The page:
15. 15.
    Monier C, Chavane F, Baudot P, Graham LJ, Fregnac Y (2003) Orientation and direction selectivity of synaptic inputs in visual cortical neurons: a diversity of combinations produces spike tuning. Neuron 37(4):663–680CrossRefPubMedGoogle Scholar
  16. 16.
    Monier C, Fournier J, Fregnac Y (2008) In vitro and in vivo measures of evoked excitatory and inhibitory conductance dynamics in sensory cortices. J Neurosci Methods 169(2):323–365CrossRefPubMedGoogle Scholar
  17. 17.
    Iurilli G, Olcese U, Medini P (2013) Preserved excitatory-inhibitory balance of cortical synaptic inputs following deprived eye stimulation after a saturating period of monocular deprivation in rats. PLoS One 8(12):e82044CrossRefPubMedPubMedCentralGoogle Scholar
  18. 18.
    Iurilli G, Ghezzi D, Olcese U, Lassi G, Nazzaro C, Tonini R, Tucci V, Benfenati F, Medini P (2012) Sound-driven synaptic inhibition in primary visual cortex. Neuron 73(4):814–828CrossRefPubMedPubMedCentralGoogle Scholar
  19. 19.
    Priebe NJ, Ferster D (2005) Direction selectivity of excitation and inhibition in simple cells of the cat primary visual cortex. Neuron 45(1):133–145CrossRefPubMedGoogle Scholar
  20. 20.
    Wehr M, Zador AM (2003) Balanced inhibition underlies tuning and sharpens spike timing in auditory cortex. Nature 426(6965):442–446CrossRefPubMedGoogle Scholar
  21. 21.
    Ma WP, Li YT, Tao HW (2013) Downregulation of cortical inhibition mediates ocular dominance plasticity during the critical period. J Neurosci 33(27):11276–11280CrossRefPubMedPubMedCentralGoogle Scholar
  22. 22.
    Gonchar Y, Wang Q, Burkhalter A (2007) Multiple distinct subtypes of GABAergic neurons in mouse visual cortex identified by triple immunostaining. Front Neuroanat 1:3PubMedGoogle Scholar
  23. 23.
    Gonchar Y, Burkhalter A (1997) Three distinct families of GABAergic neurons in rat visual cortex. Cereb Cortex 7(4):347–358CrossRefPubMedGoogle Scholar
  24. 24.
    Margrie TW, Meyer AH, Caputi A, Monyer H, Hasan MT, Schaefer AT, Denk W, Brecht M (2003) Targeted whole-cell recordings in the mammalian brain in vivo. Neuron 39(6):911–918CrossRefPubMedGoogle Scholar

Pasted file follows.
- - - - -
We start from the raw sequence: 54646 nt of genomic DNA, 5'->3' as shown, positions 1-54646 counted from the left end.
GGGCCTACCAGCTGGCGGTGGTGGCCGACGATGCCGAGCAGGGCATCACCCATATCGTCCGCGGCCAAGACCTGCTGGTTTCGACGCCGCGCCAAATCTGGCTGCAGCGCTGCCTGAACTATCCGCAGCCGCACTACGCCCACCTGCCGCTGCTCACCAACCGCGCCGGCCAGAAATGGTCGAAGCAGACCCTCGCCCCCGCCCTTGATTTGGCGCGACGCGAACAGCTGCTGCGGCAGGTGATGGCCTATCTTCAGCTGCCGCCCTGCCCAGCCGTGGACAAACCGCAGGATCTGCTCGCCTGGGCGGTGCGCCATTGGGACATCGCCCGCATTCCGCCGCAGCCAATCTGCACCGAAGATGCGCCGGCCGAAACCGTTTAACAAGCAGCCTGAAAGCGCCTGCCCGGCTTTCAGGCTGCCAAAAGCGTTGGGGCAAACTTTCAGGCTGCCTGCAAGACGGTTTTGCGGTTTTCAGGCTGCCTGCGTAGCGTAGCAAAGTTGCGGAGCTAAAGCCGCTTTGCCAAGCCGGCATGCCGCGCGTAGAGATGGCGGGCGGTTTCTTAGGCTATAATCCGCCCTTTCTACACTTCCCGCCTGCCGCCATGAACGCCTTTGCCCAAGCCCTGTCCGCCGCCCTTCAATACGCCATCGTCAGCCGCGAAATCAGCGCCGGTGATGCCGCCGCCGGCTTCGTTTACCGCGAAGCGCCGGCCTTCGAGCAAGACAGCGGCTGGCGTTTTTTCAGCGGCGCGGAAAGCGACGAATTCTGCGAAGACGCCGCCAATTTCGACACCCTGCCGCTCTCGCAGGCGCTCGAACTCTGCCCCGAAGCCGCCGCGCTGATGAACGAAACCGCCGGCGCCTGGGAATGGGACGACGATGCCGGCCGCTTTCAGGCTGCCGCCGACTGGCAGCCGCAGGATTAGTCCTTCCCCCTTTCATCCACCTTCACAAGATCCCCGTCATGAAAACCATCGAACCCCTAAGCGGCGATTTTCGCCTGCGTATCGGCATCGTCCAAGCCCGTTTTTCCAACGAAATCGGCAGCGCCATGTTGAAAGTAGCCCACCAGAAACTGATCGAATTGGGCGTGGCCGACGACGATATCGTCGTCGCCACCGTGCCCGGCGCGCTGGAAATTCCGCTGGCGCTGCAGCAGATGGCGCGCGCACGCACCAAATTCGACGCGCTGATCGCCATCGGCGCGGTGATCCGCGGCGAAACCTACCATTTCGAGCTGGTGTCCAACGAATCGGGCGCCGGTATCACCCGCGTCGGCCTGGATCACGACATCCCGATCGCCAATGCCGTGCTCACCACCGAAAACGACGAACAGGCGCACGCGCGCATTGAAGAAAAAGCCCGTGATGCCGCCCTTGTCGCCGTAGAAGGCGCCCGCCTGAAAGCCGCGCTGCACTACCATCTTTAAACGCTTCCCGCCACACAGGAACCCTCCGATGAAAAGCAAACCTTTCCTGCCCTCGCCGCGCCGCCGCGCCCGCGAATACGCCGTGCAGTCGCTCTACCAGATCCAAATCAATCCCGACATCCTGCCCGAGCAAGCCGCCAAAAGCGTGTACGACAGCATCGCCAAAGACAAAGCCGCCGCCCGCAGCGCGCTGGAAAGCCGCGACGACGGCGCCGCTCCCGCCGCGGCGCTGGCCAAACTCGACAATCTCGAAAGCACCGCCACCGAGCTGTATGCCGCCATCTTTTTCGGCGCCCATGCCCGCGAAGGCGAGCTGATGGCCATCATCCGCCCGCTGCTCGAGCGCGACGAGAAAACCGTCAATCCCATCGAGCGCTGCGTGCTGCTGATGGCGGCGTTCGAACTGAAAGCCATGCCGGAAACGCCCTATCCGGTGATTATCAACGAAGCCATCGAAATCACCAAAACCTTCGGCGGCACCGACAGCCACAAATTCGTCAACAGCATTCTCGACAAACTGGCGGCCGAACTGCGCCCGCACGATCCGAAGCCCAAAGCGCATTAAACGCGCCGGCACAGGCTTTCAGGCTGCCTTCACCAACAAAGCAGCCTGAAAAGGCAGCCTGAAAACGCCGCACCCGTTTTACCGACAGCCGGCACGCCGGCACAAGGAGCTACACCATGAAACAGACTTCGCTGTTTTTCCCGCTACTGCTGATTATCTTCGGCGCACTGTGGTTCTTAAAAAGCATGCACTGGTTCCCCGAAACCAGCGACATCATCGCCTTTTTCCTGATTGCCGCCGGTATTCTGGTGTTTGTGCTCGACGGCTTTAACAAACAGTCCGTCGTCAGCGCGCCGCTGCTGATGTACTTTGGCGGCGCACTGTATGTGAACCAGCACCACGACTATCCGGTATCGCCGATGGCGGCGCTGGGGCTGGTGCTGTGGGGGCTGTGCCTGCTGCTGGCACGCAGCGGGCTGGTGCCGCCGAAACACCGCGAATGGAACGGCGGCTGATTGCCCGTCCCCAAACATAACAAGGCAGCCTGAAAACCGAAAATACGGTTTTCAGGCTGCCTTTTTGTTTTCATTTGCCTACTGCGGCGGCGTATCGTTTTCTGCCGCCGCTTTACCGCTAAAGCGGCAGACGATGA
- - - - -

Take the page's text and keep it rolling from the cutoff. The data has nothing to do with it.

25. 25.
    Gentet LJ, Avermann M, Matyas F, Staiger JF, Petersen CC (2010) Membrane potential dynamics of GABAergic neurons in the barrel cortex of behaving mice. Neuron 65(3):422–435CrossRefPubMedGoogle Scholar
  26. 26.
    Gentet LJ, Kremer Y, Taniguchi H, Huang ZJ, Staiger JF, Petersen CC (2012) Unique functional properties of somatostatin-expressing GABAergic neurons in mouse barrel cortex. Nat Neurosci 15(4):607–612CrossRefPubMedGoogle Scholar
  27. 27.
    Runyan CA, Schummers J, Van Wart A, Kuhlman SJ, Wilson NR, Huang ZJ, Sur M (2010) Response features of parvalbumin-expressing interneurons suggest precise roles for subtypes of inhibition in visual cortex. Neuron 67(5):847–857CrossRefPubMedPubMedCentralGoogle Scholar
  28. 28.
    Kuhlman SJ, Tring E, Trachtenberg JT (2011) Fast-spiking interneurons have an initial orientation bias that is lost with vision. Nat Neurosci 14(9):1121–1123CrossRefPubMedPubMedCentralGoogle Scholar
  29. 29.
    Kerlin AM, Andermann ML, Berezovskii VK, Reid RC (2010) Broadly tuned response properties of diverse inhibitory neuron subtypes in mouse visual cortex. Neuron 67(5):858–871CrossRefPubMedPubMedCentralGoogle Scholar
  30. 30.
    Olcese U, Iurilli G, Medini P (2013) Cellular and synaptic architecture of multisensory integration in the mouse neocortex. Neuron 79(3):579–593CrossRefPubMedGoogle Scholar
  31. 31.
    Madisen L, Mao T, Koch H, Zhuo JM, Berenyi A, Fujisawa S, Hsu YW, Garcia AJ 3rd, Gu X, Zanella S, Kidney J, Gu H, Mao Y, Hooks BM, Boyden ES, Buzsaki G, Ramirez JM, Jones AR, Svoboda K, Han X, Turner EE, Zeng H (2012) A toolbox of Cre-dependent optogenetic transgenic mice for light-induced activation and silencing. Nat Neurosci 15(5):793–802CrossRefPubMedPubMedCentralGoogle Scholar